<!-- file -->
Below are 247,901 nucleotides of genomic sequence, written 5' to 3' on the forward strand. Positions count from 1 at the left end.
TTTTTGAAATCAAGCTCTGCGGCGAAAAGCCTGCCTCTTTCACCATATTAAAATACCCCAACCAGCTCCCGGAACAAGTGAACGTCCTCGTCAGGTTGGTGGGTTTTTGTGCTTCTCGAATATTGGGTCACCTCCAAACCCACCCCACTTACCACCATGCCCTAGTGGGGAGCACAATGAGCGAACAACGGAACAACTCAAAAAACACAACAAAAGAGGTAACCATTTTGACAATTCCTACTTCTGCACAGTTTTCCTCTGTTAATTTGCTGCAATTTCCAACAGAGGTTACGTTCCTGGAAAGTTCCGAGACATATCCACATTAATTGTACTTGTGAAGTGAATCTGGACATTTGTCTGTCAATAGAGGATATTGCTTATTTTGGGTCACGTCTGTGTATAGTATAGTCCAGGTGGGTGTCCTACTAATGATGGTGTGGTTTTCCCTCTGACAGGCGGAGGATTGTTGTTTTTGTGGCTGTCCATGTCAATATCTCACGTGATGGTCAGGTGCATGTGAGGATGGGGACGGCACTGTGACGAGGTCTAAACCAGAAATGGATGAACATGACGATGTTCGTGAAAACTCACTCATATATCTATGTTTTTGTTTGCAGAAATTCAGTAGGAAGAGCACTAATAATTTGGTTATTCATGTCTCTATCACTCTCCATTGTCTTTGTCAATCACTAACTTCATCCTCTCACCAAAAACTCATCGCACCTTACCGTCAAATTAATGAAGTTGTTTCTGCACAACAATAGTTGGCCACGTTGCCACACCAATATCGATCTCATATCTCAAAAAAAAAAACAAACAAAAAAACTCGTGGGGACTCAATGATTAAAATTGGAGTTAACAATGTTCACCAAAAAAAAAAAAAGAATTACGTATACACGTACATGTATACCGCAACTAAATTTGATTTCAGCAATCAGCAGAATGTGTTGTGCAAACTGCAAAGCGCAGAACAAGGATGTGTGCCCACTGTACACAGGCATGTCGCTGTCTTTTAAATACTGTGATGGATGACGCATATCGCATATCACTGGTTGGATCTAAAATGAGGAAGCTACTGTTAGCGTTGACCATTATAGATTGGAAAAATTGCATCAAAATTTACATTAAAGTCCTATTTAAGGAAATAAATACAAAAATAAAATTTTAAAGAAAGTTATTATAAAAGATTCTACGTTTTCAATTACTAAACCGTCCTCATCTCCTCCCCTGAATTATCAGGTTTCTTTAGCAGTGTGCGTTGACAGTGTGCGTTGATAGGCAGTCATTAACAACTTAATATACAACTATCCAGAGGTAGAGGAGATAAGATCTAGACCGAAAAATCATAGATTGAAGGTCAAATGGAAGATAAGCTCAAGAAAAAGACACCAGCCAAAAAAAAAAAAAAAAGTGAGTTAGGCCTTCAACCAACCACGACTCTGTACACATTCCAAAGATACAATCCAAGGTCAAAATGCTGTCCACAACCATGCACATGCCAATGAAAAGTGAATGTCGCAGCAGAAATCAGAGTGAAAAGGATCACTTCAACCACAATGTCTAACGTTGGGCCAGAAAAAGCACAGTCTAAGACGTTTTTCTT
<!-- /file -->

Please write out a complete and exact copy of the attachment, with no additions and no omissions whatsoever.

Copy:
Below are 247,901 nucleotides of genomic sequence, written 5' to 3' on the forward strand. Positions count from 1 at the left end.
TTTTTGAAATCAAGCTCTGCGGCGAAAAGCCTGCCTCTTTCACCATATTAAAATACCCCAACCAGCTCCCGGAACAAGTGAACGTCCTCGTCAGGTTGGTGGGTTTTTGTGCTTCTCGAATATTGGGTCACCTCCAAACCCACCCCACTTACCACCATGCCCTAGTGGGGAGCACAATGAGCGAACAACGGAACAACTCAAAAAACACAACAAAAGAGGTAACCATTTTGACAATTCCTACTTCTGCACAGTTTTCCTCTGTTAATTTGCTGCAATTTCCAACAGAGGTTACGTTCCTGGAAAGTTCCGAGACATATCCACATTAATTGTACTTGTGAAGTGAATCTGGACATTTGTCTGTCAATAGAGGATATTGCTTATTTTGGGTCACGTCTGTGTATAGTATAGTCCAGGTGGGTGTCCTACTAATGATGGTGTGGTTTTCCCTCTGACAGGCGGAGGATTGTTGTTTTTGTGGCTGTCCATGTCAATATCTCACGTGATGGTCAGGTGCATGTGAGGATGGGGACGGCACTGTGACGAGGTCTAAACCAGAAATGGATGAACATGACGATGTTCGTGAAAACTCACTCATATATCTATGTTTTTGTTTGCAGAAATTCAGTAGGAAGAGCACTAATAATTTGGTTATTCATGTCTCTATCACTCTCCATTGTCTTTGTCAATCACTAACTTCATCCTCTCACCAAAAACTCATCGCACCTTACCGTCAAATTAATGAAGTTGTTTCTGCACAACAATAGTTGGCCACGTTGCCACACCAATATCGATCTCATATCTCAAAAAAAAAAACAAACAAAAAAACTCGTGGGGACTCAATGATTAAAATTGGAGTTAACAATGTTCACCAAAAAAAAAAAAAGAATTACGTATACACGTACATGTATACCGCAACTAAATTTGATTTCAGCAATCAGCAGAATGTGTTGTGCAAACTGCAAAGCGCAGAACAAGGATGTGTGCCCACTGTACACAGGCATGTCGCTGTCTTTTAAATACTGTGATGGATGACGCATATCGCATATCACTGGTTGGATCTAAAATGAGGAAGCTACTGTTAGCGTTGACCATTATAGATTGGAAAAATTGCATCAAAATTTACATTAAAGTCCTATTTAAGGAAATAAATACAAAAATAAAATTTTAAAGAAAGTTATTATAAAAGATTCTACGTTTTCAATTACTAAACCGTCCTCATCTCCTCCCCTGAATTATCAGGTTTCTTTAGCAGTGTGCGTTGACAGTGTGCGTTGATAGGCAGTCATTAACAACTTAATATACAACTATCCAGAGGTAGAGGAGATAAGATCTAGACCGAAAAATCATAGATTGAAGGTCAAATGGAAGATAAGCTCAAGAAAAAGACACCAGCCAAAAAAAAAAAAAAAAGTGAGTTAGGCCTTCAACCAACCACGACTCTGTACACATTCCAAAGATACAATCCAAGGTCAAAATGCTGTCCACAACCATGCACATGCCAATGAAAAGTGAATGTCGCAGCAGAAATCAGAGTGAAAAGGATCACTTCAACCACAATGTCTAACGTTGGGCCAGAAAAAGCACAGTCTAAGACGTTTTTCTT